The theme for December is HABITS. Why? Well, a couple of reasons. The first is that this is the part where working on Mindwalker Training becomes a habit for me. I work on the site most days, spending anywhere from an hour to all day typing. It’s becoming automatic – I sit down, open the browser and think about what I need to do today.
It’s also because I’ll be taking a break over Christmas and New Year. I’ll still work on the site, but it will be away from my computer. (Mostly I’ll be developing blueprints for exciting new courses). This means that I’ll lose the habit and will need to get it back in 2017. I’m not worried because I know a lot of tricks to help with this – tricks that I’ll share with you.
The second reason is that December comes right before January. How do you create a New Year’s Resolution and stick to it? Personally, I don’t like NYRs (any time is the perfect time to begin fresh) but if you do, that’s cool. A Resolution is a habit – one that most people fail to stick with. Learning about habits and the best way to create them will help you as you charge into the New Year.
Now, I could tell you what a habit is and how it works. But why go to the effort, when the hard work has already been done for me:
There’s a reason why Charles Duhigg’s book, The Power of Habit, is on my list of favourites. It’s a captivating collection of anecdotes that convey the science behind habits. It covers how they form, how to break them and why they exist in the first place. It discusses personal habits, organisational habits and everything between. Even if you learn nothing, you’ll be entertained along the way.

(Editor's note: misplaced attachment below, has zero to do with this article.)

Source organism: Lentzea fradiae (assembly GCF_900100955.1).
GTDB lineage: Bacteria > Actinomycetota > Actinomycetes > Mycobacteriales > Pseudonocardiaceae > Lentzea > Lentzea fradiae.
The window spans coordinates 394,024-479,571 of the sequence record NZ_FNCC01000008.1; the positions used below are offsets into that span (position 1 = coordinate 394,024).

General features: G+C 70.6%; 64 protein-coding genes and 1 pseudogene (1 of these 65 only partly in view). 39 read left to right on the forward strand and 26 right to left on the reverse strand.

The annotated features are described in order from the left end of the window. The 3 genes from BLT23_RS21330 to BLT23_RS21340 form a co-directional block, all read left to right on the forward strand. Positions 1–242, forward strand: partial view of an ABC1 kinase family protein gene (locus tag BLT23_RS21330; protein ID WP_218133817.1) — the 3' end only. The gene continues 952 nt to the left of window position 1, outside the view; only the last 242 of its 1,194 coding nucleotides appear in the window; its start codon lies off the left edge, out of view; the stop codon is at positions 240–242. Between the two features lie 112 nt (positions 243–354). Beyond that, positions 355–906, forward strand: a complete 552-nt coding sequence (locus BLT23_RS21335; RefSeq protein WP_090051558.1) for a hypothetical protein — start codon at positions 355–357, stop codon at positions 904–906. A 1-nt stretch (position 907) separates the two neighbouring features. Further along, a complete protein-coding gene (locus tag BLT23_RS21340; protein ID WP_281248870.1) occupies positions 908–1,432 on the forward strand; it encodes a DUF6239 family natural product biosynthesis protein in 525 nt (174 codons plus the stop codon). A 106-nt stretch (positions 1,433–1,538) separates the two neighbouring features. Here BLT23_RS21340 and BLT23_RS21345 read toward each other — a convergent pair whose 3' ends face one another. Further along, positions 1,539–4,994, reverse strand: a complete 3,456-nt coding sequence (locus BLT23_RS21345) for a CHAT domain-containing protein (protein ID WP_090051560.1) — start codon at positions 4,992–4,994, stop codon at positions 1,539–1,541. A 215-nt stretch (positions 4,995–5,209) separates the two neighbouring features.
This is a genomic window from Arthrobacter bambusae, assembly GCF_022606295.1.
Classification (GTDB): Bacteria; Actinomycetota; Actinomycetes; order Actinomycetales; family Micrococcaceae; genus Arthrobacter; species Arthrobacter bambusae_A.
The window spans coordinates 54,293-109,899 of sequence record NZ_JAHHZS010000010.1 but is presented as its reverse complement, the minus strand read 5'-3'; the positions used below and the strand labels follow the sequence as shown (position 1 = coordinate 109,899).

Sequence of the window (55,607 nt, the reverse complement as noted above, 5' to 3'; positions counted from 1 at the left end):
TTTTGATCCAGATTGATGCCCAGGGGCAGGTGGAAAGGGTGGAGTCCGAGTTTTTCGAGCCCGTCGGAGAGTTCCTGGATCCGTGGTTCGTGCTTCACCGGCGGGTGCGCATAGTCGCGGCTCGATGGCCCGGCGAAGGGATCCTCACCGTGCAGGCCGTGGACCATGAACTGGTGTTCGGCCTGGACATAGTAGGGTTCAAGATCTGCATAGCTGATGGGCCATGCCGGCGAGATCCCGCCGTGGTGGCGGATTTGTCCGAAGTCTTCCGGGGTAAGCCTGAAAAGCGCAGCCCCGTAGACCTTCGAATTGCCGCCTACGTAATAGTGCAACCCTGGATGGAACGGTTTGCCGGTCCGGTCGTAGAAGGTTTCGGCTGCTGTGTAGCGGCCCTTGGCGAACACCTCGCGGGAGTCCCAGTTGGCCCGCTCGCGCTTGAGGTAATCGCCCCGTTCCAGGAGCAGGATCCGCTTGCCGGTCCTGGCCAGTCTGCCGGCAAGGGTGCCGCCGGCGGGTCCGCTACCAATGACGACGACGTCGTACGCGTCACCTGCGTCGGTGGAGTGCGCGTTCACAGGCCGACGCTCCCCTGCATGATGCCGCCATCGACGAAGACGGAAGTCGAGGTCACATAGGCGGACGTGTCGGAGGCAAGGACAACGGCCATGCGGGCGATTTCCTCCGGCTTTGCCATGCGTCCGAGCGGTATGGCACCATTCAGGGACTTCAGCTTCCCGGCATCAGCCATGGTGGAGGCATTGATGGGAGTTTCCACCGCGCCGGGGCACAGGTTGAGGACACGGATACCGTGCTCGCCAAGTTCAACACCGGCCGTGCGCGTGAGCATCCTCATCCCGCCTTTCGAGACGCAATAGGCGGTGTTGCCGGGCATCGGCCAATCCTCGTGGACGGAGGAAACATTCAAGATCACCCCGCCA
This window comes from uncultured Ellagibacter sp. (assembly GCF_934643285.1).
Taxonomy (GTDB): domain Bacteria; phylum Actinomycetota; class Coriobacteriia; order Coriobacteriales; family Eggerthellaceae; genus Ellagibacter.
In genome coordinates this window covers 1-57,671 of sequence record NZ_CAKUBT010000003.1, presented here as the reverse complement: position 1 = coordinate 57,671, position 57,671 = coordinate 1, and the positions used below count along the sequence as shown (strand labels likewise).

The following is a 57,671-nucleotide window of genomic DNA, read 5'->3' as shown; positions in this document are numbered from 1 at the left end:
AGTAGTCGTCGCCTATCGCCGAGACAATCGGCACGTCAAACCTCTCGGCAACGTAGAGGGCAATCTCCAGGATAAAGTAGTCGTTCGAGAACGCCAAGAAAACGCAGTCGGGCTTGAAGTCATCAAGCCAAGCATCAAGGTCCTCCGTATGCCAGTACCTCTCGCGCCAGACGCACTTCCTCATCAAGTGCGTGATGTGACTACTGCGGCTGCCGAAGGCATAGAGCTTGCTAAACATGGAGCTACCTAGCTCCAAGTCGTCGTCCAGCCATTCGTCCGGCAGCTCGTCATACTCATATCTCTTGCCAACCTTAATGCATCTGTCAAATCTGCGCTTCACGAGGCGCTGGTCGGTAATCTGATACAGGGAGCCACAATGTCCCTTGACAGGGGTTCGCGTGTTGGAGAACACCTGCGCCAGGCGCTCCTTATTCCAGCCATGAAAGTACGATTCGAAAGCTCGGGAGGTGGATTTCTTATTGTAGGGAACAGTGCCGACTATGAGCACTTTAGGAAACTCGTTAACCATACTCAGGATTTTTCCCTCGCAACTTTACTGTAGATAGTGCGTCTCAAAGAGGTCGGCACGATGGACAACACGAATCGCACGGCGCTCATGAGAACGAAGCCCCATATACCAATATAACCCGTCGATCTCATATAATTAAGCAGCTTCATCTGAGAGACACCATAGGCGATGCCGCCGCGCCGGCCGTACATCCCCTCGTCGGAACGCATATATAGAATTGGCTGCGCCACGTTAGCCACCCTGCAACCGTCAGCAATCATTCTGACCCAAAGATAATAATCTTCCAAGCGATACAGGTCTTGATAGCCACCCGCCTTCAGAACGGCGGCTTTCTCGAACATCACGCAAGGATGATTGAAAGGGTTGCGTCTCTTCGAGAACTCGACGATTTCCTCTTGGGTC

As the video says, there are three parts to a habit: the cue, the behaviour and the reward. You can’t create a new habit or change a current one without understanding this model.
- The cue is what triggers the habit. It could be a place, time, event, thought, memory, emotion or sense.
- The behaviour is the action that you take in response to the cue. It could be a physical action, like running away, or something more abstract, like suppressing a thought.
- The reward is what you get out of the behaviour. Chances are it will be some small pleasure or avoidance of discomfort.
This is what a habit is – these three parts working together. To change any one of them is to completely change the habit. How to do that is the topic of the next post.